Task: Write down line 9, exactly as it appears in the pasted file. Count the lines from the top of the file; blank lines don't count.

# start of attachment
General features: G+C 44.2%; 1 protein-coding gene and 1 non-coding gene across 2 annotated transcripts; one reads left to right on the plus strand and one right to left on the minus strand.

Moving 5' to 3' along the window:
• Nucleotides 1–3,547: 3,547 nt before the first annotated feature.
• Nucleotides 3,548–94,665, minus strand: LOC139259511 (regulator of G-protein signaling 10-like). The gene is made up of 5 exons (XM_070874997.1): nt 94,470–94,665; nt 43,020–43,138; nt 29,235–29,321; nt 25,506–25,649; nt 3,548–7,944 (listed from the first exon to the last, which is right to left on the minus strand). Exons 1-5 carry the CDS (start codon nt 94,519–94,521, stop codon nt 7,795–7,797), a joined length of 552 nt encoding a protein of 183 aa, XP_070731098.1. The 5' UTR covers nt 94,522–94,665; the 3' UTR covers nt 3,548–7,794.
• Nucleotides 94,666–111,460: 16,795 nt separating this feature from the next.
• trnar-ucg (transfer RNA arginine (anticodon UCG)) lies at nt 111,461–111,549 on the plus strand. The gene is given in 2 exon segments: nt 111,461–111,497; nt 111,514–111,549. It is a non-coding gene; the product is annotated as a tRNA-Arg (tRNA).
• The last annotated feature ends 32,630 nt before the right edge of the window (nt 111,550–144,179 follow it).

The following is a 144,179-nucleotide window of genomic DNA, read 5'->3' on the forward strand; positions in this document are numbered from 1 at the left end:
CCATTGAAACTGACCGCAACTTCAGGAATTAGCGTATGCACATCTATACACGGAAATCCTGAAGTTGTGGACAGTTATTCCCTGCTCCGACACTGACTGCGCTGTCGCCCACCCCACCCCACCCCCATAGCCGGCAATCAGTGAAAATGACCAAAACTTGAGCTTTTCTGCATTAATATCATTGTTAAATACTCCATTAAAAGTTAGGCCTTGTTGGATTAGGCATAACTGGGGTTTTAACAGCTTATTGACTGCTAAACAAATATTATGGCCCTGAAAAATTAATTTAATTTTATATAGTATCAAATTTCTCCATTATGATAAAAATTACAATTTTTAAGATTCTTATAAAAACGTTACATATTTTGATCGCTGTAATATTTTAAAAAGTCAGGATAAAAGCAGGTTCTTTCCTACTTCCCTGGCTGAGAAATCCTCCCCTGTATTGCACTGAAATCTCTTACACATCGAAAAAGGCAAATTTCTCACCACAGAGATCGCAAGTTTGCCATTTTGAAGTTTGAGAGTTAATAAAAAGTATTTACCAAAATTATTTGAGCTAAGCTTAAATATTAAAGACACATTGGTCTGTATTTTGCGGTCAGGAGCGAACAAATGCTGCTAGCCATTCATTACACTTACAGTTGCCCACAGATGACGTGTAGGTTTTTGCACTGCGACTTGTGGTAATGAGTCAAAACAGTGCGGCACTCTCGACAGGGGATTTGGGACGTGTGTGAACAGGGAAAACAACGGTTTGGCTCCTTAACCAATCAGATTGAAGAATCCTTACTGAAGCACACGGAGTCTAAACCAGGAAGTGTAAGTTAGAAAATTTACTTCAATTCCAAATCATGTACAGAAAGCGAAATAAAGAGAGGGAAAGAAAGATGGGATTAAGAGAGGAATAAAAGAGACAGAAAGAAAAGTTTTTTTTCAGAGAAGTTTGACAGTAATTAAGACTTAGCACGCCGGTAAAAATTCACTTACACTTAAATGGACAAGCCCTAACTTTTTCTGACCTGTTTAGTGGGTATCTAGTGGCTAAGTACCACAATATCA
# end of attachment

CCATTGAAACTGACCGCAACTTCAGGAATTAGCGTATGCACATCTATACACGGAAATCCTGAAGTTGTGGACAGTTATTCCCTGCTCCGACACTGACTGCGCTGTCGCCCACCCCACCCCACCCCCATAGCCGGCAATCAGTGAAAATGACCAAAACTTGAGCTTTTCTGCATTAATATCATTGTTAAATACTCCATTAAAAGTTAGGCCTTGTTGGATTAGGCATAACTGGGGTTTTAACAGCTTATTGACTGCTAAACAAATATTATGGCCCTGAAAAATTAATTTAATTTTATATAGTATCAAATTTCTCCATTATGATAAAAATTACAATTTTTAAGATTCTTATAAAAACGTTACATATTTTGATCGCTGTAATATTTTAAAAAGTCAGGATAAAAGCAGGTTCTTTCCTACTTCCCTGGCTGAGAAATCCTCCCCTGTATTGCACTGAAATCTCTTACACATCGAAAAAGGCAAATTTCTCACCACAGAGATCGCAAGTTTGCCATTTTGAAGTTTGAGAGTTAATAAAAAGTATTTACCAAAATTATTTGAGCTAAGCTTAAATATTAAAGACACATTGGTCTGTATTTTGCGGTCAGGAGCGAACAAATGCTGCTAGCCATTCATTACACTTACAGTTGCCCACAGATGACGTGTAGGTTTTTGCACTGCGACTTGTGGTAATGAGTCAAAACAGTGCGGCACTCTCGACAGGGGATTTGGGACGTGTGTGAACAGGGAAAACAACGGTTTGGCTCCTTAACCAATCAGATTGAAGAATCCTTACTGAAGCACACGGAGTCTAAACCAGGAAGTGTAAGTTAGAAAATTTACTTCAATTCCAAATCATGTACAGAAAGCGAAATAAAGAGAGGGAAAGAAAGATGGGATTAAGAGAGGAATAAAAGAGACAGAAAGAAAAGTTTTTTTTCAGAGAAGTTTGACAGTAATTAAGACTTAGCACGCCGGTAAAAATTCACTTACACTTAAATGGACAAGCCCTAACTTTTTCTGACCTGTTTAGTGGGTATCTAGTGGCTAAGTACCACAATATCA